The Largest Religion in America in 2037

The rise of the "nones" (those claiming no religious affiliation) has been well documented in general, and also here on this blog.  Assuming the shift away from religious affiliation continues, when might the largest "religious group" in America become those without a religious affiliation? Rise of the Nones Allen Downey, Professor of Computer Science at Olin College, recently shared on his blog an extended version of an article he initially published in Scientific American titled "The Read More …

Necessary to Believe in God to be Moral?

Is it necessary to believe in God in order to be moral? The Latest Research Last month the Pew Research Center published the results of their latest survey on the topic.  The survey item asked American respondents to fill in the blank in the following statement: "It is ___ to believe in God in order to be moral and have good values." Respondents were able to chose from "is necessary" or "is not necessary." A majority (56%) chose "is not necessary" in 2017, which was up from about half Read More …

Non-Profit Giving Habits

The only annual study dedicated to analyzing the giving habits of donors worldwide was recently published.  Produced by the Public Interest Registry and Nonprofit Tech For Good, the report "seeks to gain a better understanding of how donors prefer to give and engage with their favorite causes and charitable organizations" (p.3). Giving Habits The report provides considerable global insight for those tasked with leading fundraising for faith-based non-profits: Donors prefer to give Read More …

4 Out of 10 Nations Favor a Specific Religion or Religions

Earlier this month the Pew Research Center published  the results of their analysis of  their study of 199 countries and territories around the world.  They found that more than 40% of these countries or territories (83 of 199), "favor a specific religion, either as an official, government-endorsed religion or by affording one religion preferential treatment over other faiths." Government-Endorsed Religion Only four religions have been granted the status of government-endorsed religion in Read More …

Church Commutes

The Baylor Religion Surveys provide some of the best recent data on American religion. The surveys consist of five waves: 2005, 2007, 2010, 2013, and 2017.  Data from the latest wave was released last week, including the full 65 page report. The 2017 wave focuses on the religious, political, and ideological values of Trump voters mental health and religion in American today the intersection of technology and religion the geography of religion. Commuting As someone who spends a Read More …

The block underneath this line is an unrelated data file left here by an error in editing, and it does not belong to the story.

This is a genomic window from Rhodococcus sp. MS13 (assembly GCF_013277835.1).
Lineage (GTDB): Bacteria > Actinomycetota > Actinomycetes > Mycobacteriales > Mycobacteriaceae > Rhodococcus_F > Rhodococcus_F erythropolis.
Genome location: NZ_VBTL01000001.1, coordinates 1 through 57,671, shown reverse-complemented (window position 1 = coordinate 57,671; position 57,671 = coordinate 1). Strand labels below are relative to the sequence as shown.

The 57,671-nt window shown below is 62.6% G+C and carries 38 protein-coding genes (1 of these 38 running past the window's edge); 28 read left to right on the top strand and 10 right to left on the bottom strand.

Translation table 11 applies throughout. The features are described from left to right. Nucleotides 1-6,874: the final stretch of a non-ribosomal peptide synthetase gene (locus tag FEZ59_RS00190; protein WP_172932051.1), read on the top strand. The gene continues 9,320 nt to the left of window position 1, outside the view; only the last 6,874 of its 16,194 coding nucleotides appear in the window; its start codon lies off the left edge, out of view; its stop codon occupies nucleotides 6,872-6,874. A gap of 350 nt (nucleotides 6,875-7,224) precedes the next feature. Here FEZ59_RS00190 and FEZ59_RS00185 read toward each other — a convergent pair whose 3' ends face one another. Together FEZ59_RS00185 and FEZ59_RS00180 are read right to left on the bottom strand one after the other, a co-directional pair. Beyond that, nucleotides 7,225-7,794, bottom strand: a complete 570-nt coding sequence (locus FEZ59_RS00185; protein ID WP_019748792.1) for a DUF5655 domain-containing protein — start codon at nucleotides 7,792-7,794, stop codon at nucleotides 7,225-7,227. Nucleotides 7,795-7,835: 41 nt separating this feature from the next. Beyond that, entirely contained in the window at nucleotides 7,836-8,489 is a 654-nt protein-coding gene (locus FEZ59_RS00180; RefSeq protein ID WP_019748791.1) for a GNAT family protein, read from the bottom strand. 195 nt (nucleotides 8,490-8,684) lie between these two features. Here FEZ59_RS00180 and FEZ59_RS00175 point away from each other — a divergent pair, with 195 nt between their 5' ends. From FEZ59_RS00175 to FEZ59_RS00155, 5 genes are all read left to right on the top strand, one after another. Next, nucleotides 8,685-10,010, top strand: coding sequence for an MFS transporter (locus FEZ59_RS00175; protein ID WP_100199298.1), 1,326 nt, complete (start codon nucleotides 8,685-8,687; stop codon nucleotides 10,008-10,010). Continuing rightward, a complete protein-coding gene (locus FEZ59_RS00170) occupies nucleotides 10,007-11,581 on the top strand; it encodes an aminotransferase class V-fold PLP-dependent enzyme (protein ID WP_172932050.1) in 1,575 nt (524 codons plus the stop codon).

Top 5 Posts of 2017 (at Mid-Year)

Somehow the first half of 2017 is now behind us. As we enter the second half of the year, I thought it would be interesting to see what posts my readers viewed most often. Among posts published in 2017, the top five (by view count) are Christian Alternative Facts Our Search for a Church is Over! The Immigrants Creed Review: Days of Awe and Wonder Search for a Church: Attending New Member Classes Interestingly, many older posts continue to be viewed quite frequently.  So far in Read More …

Politically Partisan Pastors

Over the last week I have seen one red, gray and blue graphic more than any other.  It seeks to tell the complex story of pastoral political affiliation in the United States in a single image. The widely shared graphic comes from Kevin Quealy's June 12 New York Times article "Your Rabbi? Probably a Democrat. Your Baptist Pastor? Probably a Republican. Your Priest? Who Knows."  Quealy's article reports on the most ambitious research of its kind, which was undertaken by Eitan D. Hersh and Read More …

Less & Less of the Old Testament?

Earlier this month Yonat Shimron's Religion News Service article "Is the Old Testament Dying?" captured my attention. Put differently: Is the First Testament losing importance for those who follow the Way of Jesus? Do Christians have far greater biblical literacy in the Christian Scriptures than in the Hebrew Scriptures? Less & Less? Shimron's article answers the initial and repackaged questions affirmatively based on a new book by Brent Strawn titled The Old Testament Is Read More …

The End of Biblical Literalism

For the last 40 years Gallup has polled Americans on their view of the Bible.  For the purposes of this research, respondents are asked to choose between inspired by God not to be taken literally actual word of God to be taken literally, and fables, history, and moral precepts recorded by people. Over the entire 40 year period the most common way Americans have interpreted the Bible is as a book that is inspired by God but not to be taken literally.  That perspective has held rather Read More …